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Monday Motivation: Meet the self-starters

Ever fancied yourself as an digital entrepreneur? To get you inspired, we’ve taken a look at some of the most successful digital self-starters who, armed with a laptop and a great idea, grew their start-ups into global household names.

1. Daniel Ek, Spotify

The first time Martin Lorentzon met his Spotify co-founder, Daniel Ek was sleeping on a bare mattress in his apartment with just a laptop to keep him company. This is where the pair coined the name of the Swedish music streaming company, which they went on to launch in beta-form in 2007. The platform is now available in 60 countries worldwide with a catalogue of 30 million songs.

2. Pierre Omidyar, eBay

Originally called ‘Auction Web’, Pierre Omidyar launched the first iteration of eBay from his front room with only a few small items for sale. His girlfriend (now wife) was a Pez collector and he even set up an area of the site dedicated to finding other Pez enthusiasts. Now you can sell almost anything on the auction site and there have been some standout purchases over the years – including a grilled cheese sandwich with a likeness to Jesus, and a superyacht that sold for US$168 million.

3. Evan Sharp, Pinterest

Before Pinterest was Pinterest, Ben Silbermann and Paul Sciarra’s business idea wasn’t the success story they’d been dreaming of. Their first start-up was called ‘Tote’ and aggregated shopping results and sale information. After countless investment rejections, they finally had a taker and brought Evan Sharp in to help move the company towards the content saving and storing site we know today.

4. Evan Spiegel and Bobby Murphy, Snapchat

Snapchat started as a university project for students at Stanford and was first called Picaboo. Evan Spiegel, Bobby Murphy and Reggie Brown wanted to send pictures to friends that would then disappear. After a bit of a fall-out between the three guys working on the media-sharing app, it was renamed Snapchat and released to the public in the autumn of 2011.

5. Naveen Salvadurai, Foursquare

There’s no denying that coffee gets our cerebral juices flowing and that’s how Dennis Crowley and Naveen Salvadurai came up with Foursquare. The pair spent loads of time laptop-bound in New York coffee shops building the first iteration of the location-based recommendation site, so much so that friends began poking fun and thus, Foursquare’s ‘mayor’ feature was born.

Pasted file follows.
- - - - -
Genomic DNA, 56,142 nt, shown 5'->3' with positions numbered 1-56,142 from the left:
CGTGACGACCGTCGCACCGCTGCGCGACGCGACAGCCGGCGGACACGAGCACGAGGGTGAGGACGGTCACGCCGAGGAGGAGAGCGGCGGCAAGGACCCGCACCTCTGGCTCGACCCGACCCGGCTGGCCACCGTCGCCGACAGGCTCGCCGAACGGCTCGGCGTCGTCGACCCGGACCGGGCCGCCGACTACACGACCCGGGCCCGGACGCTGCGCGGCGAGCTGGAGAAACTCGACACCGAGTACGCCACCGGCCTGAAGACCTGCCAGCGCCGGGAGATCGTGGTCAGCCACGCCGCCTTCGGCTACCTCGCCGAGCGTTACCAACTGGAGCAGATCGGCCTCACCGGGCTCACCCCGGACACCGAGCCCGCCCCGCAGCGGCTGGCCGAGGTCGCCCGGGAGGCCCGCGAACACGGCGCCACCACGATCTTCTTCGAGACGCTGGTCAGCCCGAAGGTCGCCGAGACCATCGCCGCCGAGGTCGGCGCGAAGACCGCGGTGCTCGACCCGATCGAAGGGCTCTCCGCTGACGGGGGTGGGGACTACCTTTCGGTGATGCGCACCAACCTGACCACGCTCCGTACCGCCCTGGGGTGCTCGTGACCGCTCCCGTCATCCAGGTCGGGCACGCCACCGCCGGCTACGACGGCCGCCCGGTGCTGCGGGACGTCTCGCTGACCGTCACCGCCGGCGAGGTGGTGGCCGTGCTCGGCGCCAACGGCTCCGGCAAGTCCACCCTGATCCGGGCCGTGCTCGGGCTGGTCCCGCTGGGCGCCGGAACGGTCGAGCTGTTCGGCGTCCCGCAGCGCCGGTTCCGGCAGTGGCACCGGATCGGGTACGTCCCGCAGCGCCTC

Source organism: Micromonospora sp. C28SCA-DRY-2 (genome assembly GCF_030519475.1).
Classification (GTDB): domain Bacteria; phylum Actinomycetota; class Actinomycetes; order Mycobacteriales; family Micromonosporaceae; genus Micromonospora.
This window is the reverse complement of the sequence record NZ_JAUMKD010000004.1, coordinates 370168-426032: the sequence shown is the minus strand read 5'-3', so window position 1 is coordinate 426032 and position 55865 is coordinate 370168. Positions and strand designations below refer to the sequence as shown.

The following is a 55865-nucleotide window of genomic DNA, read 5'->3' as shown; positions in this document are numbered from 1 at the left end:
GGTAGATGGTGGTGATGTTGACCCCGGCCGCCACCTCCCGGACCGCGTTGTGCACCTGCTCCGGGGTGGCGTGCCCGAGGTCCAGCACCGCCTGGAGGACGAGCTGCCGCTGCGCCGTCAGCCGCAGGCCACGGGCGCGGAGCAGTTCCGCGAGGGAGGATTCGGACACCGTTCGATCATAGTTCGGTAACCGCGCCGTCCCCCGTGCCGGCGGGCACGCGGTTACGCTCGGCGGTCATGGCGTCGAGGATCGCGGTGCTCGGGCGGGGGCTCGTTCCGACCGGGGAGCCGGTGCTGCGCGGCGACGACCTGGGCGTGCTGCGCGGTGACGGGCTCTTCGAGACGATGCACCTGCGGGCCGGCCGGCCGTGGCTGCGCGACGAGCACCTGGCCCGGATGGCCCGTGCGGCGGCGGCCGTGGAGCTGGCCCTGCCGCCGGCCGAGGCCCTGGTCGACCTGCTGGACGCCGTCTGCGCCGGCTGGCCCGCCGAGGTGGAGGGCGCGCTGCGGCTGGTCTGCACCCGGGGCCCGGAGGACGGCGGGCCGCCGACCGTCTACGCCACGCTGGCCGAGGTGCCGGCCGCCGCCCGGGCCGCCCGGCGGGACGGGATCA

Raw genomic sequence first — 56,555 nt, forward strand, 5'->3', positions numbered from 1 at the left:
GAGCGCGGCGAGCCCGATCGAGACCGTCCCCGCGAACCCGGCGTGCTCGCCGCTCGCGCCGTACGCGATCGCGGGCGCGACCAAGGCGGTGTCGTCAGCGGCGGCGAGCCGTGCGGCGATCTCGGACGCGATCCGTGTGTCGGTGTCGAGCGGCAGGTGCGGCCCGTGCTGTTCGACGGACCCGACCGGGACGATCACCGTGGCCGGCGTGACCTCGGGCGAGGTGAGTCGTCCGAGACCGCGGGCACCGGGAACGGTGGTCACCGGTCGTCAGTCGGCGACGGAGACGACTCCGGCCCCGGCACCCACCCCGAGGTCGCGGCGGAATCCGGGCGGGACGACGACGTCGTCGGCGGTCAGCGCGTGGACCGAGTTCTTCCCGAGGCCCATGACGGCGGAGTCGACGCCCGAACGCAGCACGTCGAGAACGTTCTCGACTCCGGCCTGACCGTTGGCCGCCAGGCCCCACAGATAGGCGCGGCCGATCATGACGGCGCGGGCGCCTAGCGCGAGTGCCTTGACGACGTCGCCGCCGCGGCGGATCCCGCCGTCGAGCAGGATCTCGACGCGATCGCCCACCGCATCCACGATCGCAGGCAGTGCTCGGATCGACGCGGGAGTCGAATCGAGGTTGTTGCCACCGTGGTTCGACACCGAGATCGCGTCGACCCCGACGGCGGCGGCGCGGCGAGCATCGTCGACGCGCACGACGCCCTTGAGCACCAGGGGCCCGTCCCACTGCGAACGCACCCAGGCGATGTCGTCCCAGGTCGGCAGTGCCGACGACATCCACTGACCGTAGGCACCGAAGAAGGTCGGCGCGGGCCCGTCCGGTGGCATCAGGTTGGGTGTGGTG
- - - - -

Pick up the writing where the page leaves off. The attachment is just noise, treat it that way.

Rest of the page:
6. Brian Chesky, Airbnb

All the best start-ups come from some good old-fashioned problem solving and that’s how Airbnb came about. Co-founders Brian Chesky and Joe Gebbia were broke and needed to pay their rent. They set up airbedandbreakfast.com and advertised three spare air mattresses in their San Francisco loft apartment, with people paying US$80 each, including breakfast. It took a further four years, countless rejections and a simplification of the company name to get big money investors interested.

7. Garrett Camp, Uber

Serial entrepreneurs Garrett Camp and Travis Kalanik were attending the LeWeb tech conference in Paris together and wanted something new to work on. They locked themselves in a hotel room with good music and good drinks until 5am and came up with the idea of making taxi ordering more reliable and affordable. Uber was born. Today, you can find an on-demand driver in over 600 cities worldwide and get food delivered with the service too.

8. Reed Hastings, Netflix

Sick of late fees and driving back and forth to the rental store, Marc Randolph and Reed Hastings started Netflix for an easier way to watch their favourite movies. Today, the video behemoth is available in 190 countries and now has a substantial production arm that’s doing pretty well. Netflix’s home-grown titles have won a slew of Emmys, including Best Supporting Actress for Orange is the New Black and Best Director of a Drama Series for House of Cards.

9. Drew Houston, Dropbox

Possibly one of the humblest beginnings of all on our list, Drew Houston had a brainwave for Dropbox in a bus station. He was waiting to catch his ride home, when he realised he’d forgotten his USB drive. Right there and then he whipped out his trusty laptop and started writing the code for the file storing and sharing service.

10. Stewart Butterfield, Slack

You may have come across this start-up in your office. Slack is the messaging and productivity service taking our workplaces by storm. Stewart Butterfield’s start-up actually began as an internal tool, created for his team at games developer Tiny Speck to better communicate with each other. The name is an acronym for ‘Searchable Log of All Conversations and Knowledge’, as it allows users to search all messages and files sent on the platform.

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